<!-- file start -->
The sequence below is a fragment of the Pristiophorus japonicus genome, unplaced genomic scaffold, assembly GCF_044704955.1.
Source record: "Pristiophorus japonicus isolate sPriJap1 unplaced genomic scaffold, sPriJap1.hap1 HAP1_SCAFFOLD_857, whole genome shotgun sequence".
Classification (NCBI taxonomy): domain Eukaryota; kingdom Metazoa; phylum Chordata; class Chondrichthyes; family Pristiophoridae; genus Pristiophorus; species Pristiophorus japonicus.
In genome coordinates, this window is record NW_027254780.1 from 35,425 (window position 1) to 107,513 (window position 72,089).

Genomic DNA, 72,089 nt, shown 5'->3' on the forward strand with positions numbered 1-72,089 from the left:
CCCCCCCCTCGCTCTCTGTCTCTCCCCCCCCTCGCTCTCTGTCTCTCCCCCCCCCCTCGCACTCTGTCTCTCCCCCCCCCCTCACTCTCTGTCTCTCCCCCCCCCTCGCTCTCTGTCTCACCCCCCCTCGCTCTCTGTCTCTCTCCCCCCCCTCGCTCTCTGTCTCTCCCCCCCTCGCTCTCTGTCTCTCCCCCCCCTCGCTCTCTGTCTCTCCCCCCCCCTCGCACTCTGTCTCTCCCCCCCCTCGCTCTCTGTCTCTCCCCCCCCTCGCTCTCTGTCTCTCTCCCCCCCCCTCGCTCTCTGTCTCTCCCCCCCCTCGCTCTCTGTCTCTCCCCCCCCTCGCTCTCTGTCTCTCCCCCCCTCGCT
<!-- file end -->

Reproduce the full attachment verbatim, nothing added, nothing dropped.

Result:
The sequence below is a fragment of the Pristiophorus japonicus genome, unplaced genomic scaffold, assembly GCF_044704955.1.
Source record: "Pristiophorus japonicus isolate sPriJap1 unplaced genomic scaffold, sPriJap1.hap1 HAP1_SCAFFOLD_857, whole genome shotgun sequence".
Classification (NCBI taxonomy): domain Eukaryota; kingdom Metazoa; phylum Chordata; class Chondrichthyes; family Pristiophoridae; genus Pristiophorus; species Pristiophorus japonicus.
In genome coordinates, this window is record NW_027254780.1 from 35,425 (window position 1) to 107,513 (window position 72,089).

Genomic DNA, 72,089 nt, shown 5'->3' on the forward strand with positions numbered 1-72,089 from the left:
CCCCCCCCTCGCTCTCTGTCTCTCCCCCCCCTCGCTCTCTGTCTCTCCCCCCCCCCTCGCACTCTGTCTCTCCCCCCCCCCTCACTCTCTGTCTCTCCCCCCCCCTCGCTCTCTGTCTCACCCCCCCTCGCTCTCTGTCTCTCTCCCCCCCCTCGCTCTCTGTCTCTCCCCCCCTCGCTCTCTGTCTCTCCCCCCCCTCGCTCTCTGTCTCTCCCCCCCCCTCGCACTCTGTCTCTCCCCCCCCTCGCTCTCTGTCTCTCCCCCCCCTCGCTCTCTGTCTCTCTCCCCCCCCCTCGCTCTCTGTCTCTCCCCCCCCTCGCTCTCTGTCTCTCCCCCCCCTCGCTCTCTGTCTCTCCCCCCCTCGCT